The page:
We sailed for the Eastern Coco Banderos group. We anchored off a small islet occupied by a family of Kunas who operate a backpacker hostel consisting of several palapas with running water and a nice privy. A large group of “San Blas to Colombia Advernture” backpackers were there, on a three week trip costing less than $400 inclusive. They had “gone tropo”, wearing Kuna headbands and beaded anklets and painted red nose stripes. We dinghied around the neighboring islands, one jewel of an islet with a turquoise colored sandy spit off one end was perfect for lolling under overhanging coconut palms. Many cruisers felt that way, too! Another island was occupied by  a Kuna family, who are caretakers of a Kuna coconut plantation. On the islands of the San Blas, coconuts are the sole cash crop for the Kunas, and every tree and nut, even fallen coconuts, has an owner.  Cruisers are asked to leave coconuts and other edible flora untouched.
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We bought three small lobsters for $6, which we enjoyed steamed and later in risotto made from the stock and head meat. While the lobsters were being prepared, I rowed over to the neighboring Norwegian Hallberg Rassey Imagine for a chat. Tor and Jan, lifelong friends, were happy for the novel company. We  had a glass of wine and lots of laughs.  I invited them to Solitaria for morning coffee, where the captains exchanged information on upcoming ports of call.

We sailed next to Nargana, on the Rio Diablo. It was only the second real village we had seen.  The streets are of sand, raked clean and tidy, with lots of little kids happily playing.  We checked in some local shops and saw oranges, potatoes, onions, cabbages and tomatoes, all produce with a good shelf life. During several stops, we bought Kuna bread in small pointed loaves, passion fruit and sour oranges. I talked with a local man about the apparent general good health. He said that there was a full time doctor in attendance, and also made a point to tell me that they are happy people. It shows. Late in the afternoon we loaded the dinghy with 118 liters worth of containers and went in search of fresh water. Because the distribution system had fallen into disrepair, the people took their dugout “ulus” or cayucos, three miles up the Diablo River to fetch water. One large, 20 gallon barrel will serve a local family of four for around four days, I was told.  Some ulus have one barrel, others have three or even five, a precarious load in any but calm conditions.  We passed over a sandbar littered with tree roots and trunks at the mouth of the river.  Further on the river got clearer and shallower. The banks were covered with lush greenery, and there were patches of sugar cane, mango trees and lots of coconut groves along the river, blending in with the surrounding jungle. Along the winding river we passed ulus coming down stream, some with motors but most being paddled. We gave a tow to a man in a dugout, with two small children on board, making his day much easier. We came to a shallow spot at a bend in the river where a large sandbar formed. Children splashed and mothers sat in the water doing laundry and chatting. Just upstream from this, the men were dipping water into the barrels in their canoes. We stopped and filled our jugs, then enjoyed a cool freshwater dip ourselves before heading back down. We used this water for domestic and bathing purposes. The author of the Cruising Guide to the San Blas Islands, Eric Bauhaus, claims to drink this water regularly, but doesn’t recommend it. In my estimation, the Bauhaus  guide is essential to cruising this area.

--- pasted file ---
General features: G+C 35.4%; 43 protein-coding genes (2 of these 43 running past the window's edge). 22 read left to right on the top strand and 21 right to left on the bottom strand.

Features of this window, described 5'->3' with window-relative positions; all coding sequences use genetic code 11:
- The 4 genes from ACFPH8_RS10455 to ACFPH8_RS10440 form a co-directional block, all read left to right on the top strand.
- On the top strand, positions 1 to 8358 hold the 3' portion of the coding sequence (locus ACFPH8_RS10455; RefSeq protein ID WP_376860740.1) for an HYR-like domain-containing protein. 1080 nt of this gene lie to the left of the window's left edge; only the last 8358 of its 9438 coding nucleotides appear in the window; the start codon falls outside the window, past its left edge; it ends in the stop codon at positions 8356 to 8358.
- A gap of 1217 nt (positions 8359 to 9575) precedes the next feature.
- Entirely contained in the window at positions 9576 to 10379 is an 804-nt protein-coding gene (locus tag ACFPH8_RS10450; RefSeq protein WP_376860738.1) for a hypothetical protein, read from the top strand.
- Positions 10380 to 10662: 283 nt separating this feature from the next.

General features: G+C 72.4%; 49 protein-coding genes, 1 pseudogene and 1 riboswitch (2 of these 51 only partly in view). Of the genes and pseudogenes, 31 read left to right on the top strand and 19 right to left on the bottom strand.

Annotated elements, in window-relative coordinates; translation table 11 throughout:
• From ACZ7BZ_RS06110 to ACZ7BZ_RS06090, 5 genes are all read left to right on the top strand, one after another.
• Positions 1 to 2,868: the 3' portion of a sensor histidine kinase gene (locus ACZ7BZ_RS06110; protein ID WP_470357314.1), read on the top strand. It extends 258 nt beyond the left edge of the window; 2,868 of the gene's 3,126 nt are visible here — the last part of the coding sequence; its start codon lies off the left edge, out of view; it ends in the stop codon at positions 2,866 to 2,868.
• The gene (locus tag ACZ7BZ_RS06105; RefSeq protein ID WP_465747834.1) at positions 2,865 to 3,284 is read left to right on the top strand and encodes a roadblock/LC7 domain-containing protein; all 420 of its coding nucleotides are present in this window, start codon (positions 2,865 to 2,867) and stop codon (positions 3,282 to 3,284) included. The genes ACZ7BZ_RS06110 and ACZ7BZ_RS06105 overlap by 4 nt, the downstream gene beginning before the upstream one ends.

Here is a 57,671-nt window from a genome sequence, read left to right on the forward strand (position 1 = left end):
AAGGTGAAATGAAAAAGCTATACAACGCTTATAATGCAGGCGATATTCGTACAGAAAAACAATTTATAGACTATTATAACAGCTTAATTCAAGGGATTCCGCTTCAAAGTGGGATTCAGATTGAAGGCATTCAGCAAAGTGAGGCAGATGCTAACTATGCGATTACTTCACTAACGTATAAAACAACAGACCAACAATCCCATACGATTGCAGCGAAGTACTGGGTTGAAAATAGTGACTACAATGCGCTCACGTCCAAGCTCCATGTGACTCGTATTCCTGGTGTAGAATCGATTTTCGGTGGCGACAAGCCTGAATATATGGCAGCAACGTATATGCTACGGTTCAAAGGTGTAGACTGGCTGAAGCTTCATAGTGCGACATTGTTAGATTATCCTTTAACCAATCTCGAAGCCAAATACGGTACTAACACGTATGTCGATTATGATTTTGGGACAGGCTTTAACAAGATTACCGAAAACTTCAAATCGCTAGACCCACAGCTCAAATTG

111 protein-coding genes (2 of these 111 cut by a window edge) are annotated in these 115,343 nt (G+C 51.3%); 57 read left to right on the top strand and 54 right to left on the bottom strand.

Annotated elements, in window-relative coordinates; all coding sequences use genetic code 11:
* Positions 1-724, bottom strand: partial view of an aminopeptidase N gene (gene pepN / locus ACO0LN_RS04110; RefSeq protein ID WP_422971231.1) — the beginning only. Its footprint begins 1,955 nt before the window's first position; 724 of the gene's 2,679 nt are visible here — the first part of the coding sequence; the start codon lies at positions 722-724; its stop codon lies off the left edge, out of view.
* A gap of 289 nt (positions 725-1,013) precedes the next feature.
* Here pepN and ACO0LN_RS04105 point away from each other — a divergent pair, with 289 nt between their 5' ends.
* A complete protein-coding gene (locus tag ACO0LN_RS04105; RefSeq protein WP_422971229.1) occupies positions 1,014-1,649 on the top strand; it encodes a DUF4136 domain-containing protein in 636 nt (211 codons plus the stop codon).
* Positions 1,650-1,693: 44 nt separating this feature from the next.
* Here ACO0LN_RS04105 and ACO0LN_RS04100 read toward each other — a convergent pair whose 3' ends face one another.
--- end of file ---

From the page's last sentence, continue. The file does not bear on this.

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We sailed under main and Code Zero with 10 knots of wind from the east, for Cayos Limon and our eventual stop at nearby Porvenir for clearing in. We arrived in Cayos Limon late afternoon and were immediately approached by the famous “Mola Lisa”, who is a master mola maker.  I bought a really lovely traditional design, with incredibly tiny stitches and several layers of  appliqued colored fabric. Lisa is a transvestite, which is socially accepted in Kuna culture. That evening, the no-see-ums from the surrounding mangroves were a real nuisance. I treated myself to a call home to the U.S. From this remote place, cell phone coverage was available almost everywhere, and phone calls and text messages to the U.S. are possible.